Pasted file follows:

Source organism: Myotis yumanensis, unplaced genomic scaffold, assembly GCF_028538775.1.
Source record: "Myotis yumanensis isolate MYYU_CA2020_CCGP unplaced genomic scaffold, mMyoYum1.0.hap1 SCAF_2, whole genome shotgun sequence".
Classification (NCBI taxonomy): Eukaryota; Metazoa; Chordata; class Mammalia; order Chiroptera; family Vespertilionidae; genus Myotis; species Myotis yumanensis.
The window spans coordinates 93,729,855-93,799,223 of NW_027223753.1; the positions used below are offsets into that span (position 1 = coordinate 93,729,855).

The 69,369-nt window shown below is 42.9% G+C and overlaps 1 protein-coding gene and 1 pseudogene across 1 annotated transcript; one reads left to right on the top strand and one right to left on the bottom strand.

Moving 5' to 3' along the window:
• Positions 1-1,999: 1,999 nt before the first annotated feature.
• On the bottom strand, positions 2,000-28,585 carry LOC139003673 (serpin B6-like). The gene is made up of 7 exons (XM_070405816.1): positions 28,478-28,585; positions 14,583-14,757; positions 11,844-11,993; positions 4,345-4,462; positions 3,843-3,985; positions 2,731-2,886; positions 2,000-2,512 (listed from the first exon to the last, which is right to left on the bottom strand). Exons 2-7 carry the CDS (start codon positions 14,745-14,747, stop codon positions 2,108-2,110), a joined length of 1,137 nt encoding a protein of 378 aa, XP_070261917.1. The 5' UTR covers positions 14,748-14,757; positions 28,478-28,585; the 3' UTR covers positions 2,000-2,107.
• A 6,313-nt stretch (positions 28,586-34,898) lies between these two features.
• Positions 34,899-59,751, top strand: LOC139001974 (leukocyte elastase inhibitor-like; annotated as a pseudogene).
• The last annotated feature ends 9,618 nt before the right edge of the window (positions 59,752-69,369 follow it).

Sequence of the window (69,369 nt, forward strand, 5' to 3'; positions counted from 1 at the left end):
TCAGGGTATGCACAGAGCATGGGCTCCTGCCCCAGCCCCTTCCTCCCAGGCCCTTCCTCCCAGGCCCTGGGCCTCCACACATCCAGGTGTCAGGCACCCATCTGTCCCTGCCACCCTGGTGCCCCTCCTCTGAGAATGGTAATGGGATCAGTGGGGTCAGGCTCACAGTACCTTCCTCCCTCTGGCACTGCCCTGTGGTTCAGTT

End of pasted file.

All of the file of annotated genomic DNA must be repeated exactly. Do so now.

Source organism: Myotis yumanensis, unplaced genomic scaffold, assembly GCF_028538775.1.
Source record: "Myotis yumanensis isolate MYYU_CA2020_CCGP unplaced genomic scaffold, mMyoYum1.0.hap1 SCAF_2, whole genome shotgun sequence".
Classification (NCBI taxonomy): Eukaryota; Metazoa; Chordata; class Mammalia; order Chiroptera; family Vespertilionidae; genus Myotis; species Myotis yumanensis.
The window spans coordinates 93,729,855-93,799,223 of NW_027223753.1; the positions used below are offsets into that span (position 1 = coordinate 93,729,855).

The 69,369-nt window shown below is 42.9% G+C and overlaps 1 protein-coding gene and 1 pseudogene across 1 annotated transcript; one reads left to right on the top strand and one right to left on the bottom strand.

Moving 5' to 3' along the window:
• Positions 1-1,999: 1,999 nt before the first annotated feature.
• On the bottom strand, positions 2,000-28,585 carry LOC139003673 (serpin B6-like). The gene is made up of 7 exons (XM_070405816.1): positions 28,478-28,585; positions 14,583-14,757; positions 11,844-11,993; positions 4,345-4,462; positions 3,843-3,985; positions 2,731-2,886; positions 2,000-2,512 (listed from the first exon to the last, which is right to left on the bottom strand). Exons 2-7 carry the CDS (start codon positions 14,745-14,747, stop codon positions 2,108-2,110), a joined length of 1,137 nt encoding a protein of 378 aa, XP_070261917.1. The 5' UTR covers positions 14,748-14,757; positions 28,478-28,585; the 3' UTR covers positions 2,000-2,107.
• A 6,313-nt stretch (positions 28,586-34,898) lies between these two features.
• Positions 34,899-59,751, top strand: LOC139001974 (leukocyte elastase inhibitor-like; annotated as a pseudogene).
• The last annotated feature ends 9,618 nt before the right edge of the window (positions 59,752-69,369 follow it).

Sequence of the window (69,369 nt, forward strand, 5' to 3'; positions counted from 1 at the left end):
TCAGGGTATGCACAGAGCATGGGCTCCTGCCCCAGCCCCTTCCTCCCAGGCCCTTCCTCCCAGGCCCTGGGCCTCCACACATCCAGGTGTCAGGCACCCATCTGTCCCTGCCACCCTGGTGCCCCTCCTCTGAGAATGGTAATGGGATCAGTGGGGTCAGGCTCACAGTACCTTCCTCCCTCTGGCACTGCCCTGTGGTTCAGTT